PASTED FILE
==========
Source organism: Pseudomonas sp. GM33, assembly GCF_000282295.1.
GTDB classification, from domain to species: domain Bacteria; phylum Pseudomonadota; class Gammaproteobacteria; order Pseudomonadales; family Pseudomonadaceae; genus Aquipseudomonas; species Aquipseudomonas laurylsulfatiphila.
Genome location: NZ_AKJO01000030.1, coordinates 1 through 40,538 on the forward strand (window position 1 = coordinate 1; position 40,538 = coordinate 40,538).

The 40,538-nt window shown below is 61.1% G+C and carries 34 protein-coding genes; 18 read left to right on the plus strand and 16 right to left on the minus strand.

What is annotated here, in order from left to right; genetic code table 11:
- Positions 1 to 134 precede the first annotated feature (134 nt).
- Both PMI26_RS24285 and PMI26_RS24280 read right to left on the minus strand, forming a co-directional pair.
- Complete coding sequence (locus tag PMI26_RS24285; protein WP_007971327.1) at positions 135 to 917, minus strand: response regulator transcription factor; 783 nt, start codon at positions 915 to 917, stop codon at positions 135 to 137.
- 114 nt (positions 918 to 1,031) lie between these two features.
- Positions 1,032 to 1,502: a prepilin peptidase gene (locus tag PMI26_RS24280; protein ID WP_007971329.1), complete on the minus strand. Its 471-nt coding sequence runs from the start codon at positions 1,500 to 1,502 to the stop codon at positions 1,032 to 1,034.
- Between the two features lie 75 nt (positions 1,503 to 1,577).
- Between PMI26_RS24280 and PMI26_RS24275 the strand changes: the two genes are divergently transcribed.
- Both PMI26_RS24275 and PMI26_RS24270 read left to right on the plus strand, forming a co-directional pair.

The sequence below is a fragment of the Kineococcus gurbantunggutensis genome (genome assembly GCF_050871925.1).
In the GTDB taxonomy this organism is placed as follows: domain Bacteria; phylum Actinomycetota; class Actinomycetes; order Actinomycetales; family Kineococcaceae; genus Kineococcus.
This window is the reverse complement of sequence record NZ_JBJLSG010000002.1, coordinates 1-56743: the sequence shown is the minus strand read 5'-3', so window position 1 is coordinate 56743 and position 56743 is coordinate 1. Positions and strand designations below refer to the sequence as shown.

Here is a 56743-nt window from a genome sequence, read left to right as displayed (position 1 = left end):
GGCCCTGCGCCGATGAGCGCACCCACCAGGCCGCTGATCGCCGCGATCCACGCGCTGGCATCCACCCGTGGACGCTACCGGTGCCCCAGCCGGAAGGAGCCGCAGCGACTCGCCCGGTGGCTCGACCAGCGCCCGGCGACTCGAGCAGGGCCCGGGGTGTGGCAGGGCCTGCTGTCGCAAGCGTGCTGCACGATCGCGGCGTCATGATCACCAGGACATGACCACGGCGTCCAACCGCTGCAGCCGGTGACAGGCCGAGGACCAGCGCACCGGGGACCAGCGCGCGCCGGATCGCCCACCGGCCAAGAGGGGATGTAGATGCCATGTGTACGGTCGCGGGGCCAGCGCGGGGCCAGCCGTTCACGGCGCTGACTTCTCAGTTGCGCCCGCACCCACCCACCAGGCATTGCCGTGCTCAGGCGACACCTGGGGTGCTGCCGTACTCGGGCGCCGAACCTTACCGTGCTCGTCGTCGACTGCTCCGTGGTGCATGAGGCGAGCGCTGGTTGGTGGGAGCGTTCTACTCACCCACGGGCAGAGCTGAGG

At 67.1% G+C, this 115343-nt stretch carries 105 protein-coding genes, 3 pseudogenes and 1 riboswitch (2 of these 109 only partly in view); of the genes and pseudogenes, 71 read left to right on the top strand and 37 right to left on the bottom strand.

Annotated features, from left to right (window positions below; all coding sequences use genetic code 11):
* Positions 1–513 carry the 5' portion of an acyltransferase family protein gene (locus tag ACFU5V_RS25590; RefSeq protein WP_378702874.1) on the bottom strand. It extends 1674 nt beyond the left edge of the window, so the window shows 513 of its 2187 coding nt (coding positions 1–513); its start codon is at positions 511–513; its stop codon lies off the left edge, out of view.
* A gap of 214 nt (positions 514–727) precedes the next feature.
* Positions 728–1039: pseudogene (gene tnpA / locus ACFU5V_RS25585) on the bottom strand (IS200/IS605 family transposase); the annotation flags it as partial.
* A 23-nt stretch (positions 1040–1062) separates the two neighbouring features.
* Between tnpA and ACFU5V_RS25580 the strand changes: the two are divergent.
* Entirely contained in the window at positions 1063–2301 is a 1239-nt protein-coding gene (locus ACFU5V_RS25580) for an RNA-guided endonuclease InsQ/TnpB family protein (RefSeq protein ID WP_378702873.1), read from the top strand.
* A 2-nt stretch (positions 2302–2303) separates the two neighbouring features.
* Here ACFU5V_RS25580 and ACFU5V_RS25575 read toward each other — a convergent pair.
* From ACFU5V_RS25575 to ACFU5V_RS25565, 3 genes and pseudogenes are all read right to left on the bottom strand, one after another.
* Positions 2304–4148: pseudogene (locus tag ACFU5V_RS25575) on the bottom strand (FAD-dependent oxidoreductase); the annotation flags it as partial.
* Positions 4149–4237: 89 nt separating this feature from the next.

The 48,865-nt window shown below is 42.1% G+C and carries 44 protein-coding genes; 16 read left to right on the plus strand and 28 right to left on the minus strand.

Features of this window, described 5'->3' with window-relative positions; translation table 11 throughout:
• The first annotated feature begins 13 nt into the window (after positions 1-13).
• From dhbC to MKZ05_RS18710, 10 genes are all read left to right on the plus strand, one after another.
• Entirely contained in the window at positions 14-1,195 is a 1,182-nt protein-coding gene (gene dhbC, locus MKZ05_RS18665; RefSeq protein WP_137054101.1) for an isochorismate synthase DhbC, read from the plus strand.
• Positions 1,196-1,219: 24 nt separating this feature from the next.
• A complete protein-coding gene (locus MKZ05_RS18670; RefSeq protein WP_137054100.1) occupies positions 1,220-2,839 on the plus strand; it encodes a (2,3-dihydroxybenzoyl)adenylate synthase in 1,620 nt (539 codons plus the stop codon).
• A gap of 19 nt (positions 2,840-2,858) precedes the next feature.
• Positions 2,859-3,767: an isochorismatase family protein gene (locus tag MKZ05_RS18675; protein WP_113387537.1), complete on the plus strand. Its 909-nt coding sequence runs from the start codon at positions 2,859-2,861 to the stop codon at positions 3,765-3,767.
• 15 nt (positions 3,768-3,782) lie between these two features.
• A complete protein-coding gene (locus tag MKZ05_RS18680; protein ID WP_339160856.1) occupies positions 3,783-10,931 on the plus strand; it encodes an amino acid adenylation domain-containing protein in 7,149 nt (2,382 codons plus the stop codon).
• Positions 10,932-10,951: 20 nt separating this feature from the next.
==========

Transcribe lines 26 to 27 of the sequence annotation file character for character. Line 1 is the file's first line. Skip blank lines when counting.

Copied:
* Entirely contained in the window at positions 1063–2301 is a 1239-nt protein-coding gene (locus ACFU5V_RS25580) for an RNA-guided endonuclease InsQ/TnpB family protein (RefSeq protein ID WP_378702873.1), read from the top strand.
* A 2-nt stretch (positions 2302–2303) separates the two neighbouring features.